Starring: Thomas Jane, Damien Lewis, Morgan Freeman, Timothy Olyphant, Tom Sizemore, Jason Lee, Andrew Robb, Donnie Wahlberg
Rated R for Violence, Gore and Language
"Dreamcatcher" doesn't work. Let's get that out of the way. While there are some effective moments and some intriguing ideas, co-writer/director Lawrence Kasdan can't make them all fit into one cohesive whole. If a movie is like a completed jigsaw puzzle, "Dreamcatcher" would be one with a few pieces off to the side.
Henry (Jane), Beaver (Lee), Jonesy (Lewis) and Pete (Olyphant) have been best friends for twenty years. In addition to growing up in Derry, Maine, the four share something else together: they are telepathically linked. Through the gifts of their friend Duddits (Robb), the four can read minds and can find anything with ease. They also have (literal) libraries of all their memories. One night after Jonesy nearly dies after being hit by a car, the four friends make a return journey to their remote cabin in the woods for a weekend of hunting, beer and bonding. While about to snag a deer, Jonesy comes across a man stranded in the woods. Obviously in dire need of assistance, he takes the man back to the cabin for a little TLC. But what he doesn't know is that the man with terrible flatulence and a strange rash isn't just sick, he's carrying an alien parasite. Meanwhile, an independent branch of the military, led by the deranged Col. Abraham Curtis (Freeman) knows of the parasite, and is willing to use any means necessary to prevent the extinction of the human race.
"Dreamcatcher" is a hybrid of "Invasion of the Body Snatchers," "Stand by Me," and "E.T." If that sounds like a strange concoction, well, it is. There is far too much going on for one movie, even if it's stretched to a way-too-long two hours. I suppose that's a result of trying to squeeze an 800+ page book into a single film, but I give kudos to Kasdan and William Goldman for the attempt. It takes chances, which is more than can be said for many movies these days (especially in the horror genre). They don't always work, but there are some that do.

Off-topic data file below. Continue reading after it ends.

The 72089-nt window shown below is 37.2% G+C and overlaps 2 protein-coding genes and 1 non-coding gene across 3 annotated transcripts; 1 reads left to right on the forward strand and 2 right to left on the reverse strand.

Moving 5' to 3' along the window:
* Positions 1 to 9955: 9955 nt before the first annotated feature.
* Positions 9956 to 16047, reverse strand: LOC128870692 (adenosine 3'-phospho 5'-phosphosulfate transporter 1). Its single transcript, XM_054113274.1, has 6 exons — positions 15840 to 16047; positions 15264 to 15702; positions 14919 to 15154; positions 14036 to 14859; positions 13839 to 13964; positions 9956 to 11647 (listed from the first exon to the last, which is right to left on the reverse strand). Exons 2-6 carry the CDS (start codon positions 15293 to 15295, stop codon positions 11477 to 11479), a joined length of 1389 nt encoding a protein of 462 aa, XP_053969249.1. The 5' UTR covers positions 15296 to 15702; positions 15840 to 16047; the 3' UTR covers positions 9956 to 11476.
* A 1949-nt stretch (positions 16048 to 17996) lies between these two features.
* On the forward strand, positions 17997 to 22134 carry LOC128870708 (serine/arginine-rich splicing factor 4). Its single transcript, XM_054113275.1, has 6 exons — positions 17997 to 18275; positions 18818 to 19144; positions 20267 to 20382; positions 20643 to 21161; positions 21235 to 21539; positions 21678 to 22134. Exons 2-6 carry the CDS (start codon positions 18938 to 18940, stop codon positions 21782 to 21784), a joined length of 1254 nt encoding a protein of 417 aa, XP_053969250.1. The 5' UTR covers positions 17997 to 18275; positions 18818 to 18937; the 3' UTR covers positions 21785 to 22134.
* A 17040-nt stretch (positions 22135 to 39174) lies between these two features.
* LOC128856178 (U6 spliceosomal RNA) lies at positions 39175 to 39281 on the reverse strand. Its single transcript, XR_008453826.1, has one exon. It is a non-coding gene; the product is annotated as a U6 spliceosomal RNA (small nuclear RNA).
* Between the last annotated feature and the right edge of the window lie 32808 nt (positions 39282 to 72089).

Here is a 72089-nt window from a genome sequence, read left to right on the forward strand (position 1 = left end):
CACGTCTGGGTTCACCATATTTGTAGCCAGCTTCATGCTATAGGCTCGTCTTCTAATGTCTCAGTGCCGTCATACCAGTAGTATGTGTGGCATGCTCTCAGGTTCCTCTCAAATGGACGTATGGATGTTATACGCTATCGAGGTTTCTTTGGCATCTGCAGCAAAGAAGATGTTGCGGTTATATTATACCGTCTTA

The most intriguing element of the film is the link between the four friends. Paradoxically, it's the film's biggest weakness. It's not adequately explained, and at times, feels like a crutch for the filmmakers rather than an integral part of the story. There are a few obvious contrivances that can only happen because of this link. That said, it leads to some solid moments, such as when Jonesy is trapped by the alien in his mental library. Or how the friends communicate simultaneously with the alien and Jonesy. It sounds ridiculous in a review, but if you watch the film it makes sense. Sort of.
The acting is a mixed bag; some performances work, others not so much. The two best performances are by Damian Lewis (pre-"Homeland") and Timothy Olyphant. Lewis has a difficult role; he must play a man with two very different personalities and change them in a flash without the aid of computers or tricky editing. He nails it. Jonesy is a good average guy while Mr. Grey (the alien) is a cultured, sardonic maniac (who sounds eerily like John Cleese). Lewis nails it. And Timothy Olyphant shows up playing the next best lovable scoundrel to Harrison Ford. Olyphant is a great character actor and always fun to watch. The rest of the cast members are forgettable or awful. Jason Lee is okay, but has so little screen time that it's hard to remember that he's in it. Thomas Jane is as wooden as he's ever been. Morgan Freeman is surprisingly lacking. The legendary actor can always be counted on to give a good performance, even in bad movies like "Chain Reaction" or the overrated Oscar bait "Million Dollar Baby." Here, he's flat and at times awful.
Undoubtedly, the screenplay is the film's biggest weakness. In addition to trying to do too much and in poor balance, the dialogue is occasionally stilted. I'm not against dialogue that you wouldn't hear on the street (Quentin Tarantino's movies are a good example), but here, there are many lines that feel...off. They're not clunkers, they just feel like they were written with someone who has somewhat of a tin ear for dialogue. And some of the violence and gore feels gratuitous and made me feel a little squirmy. And not in a good way.
"Dreamcatcher" is a mixed bag, but at least it's not a total loss. There are far worse horror movies out there. It's not as good as "IT" or "Storm of the Century," but it's better than "Thinner" or "Cujo."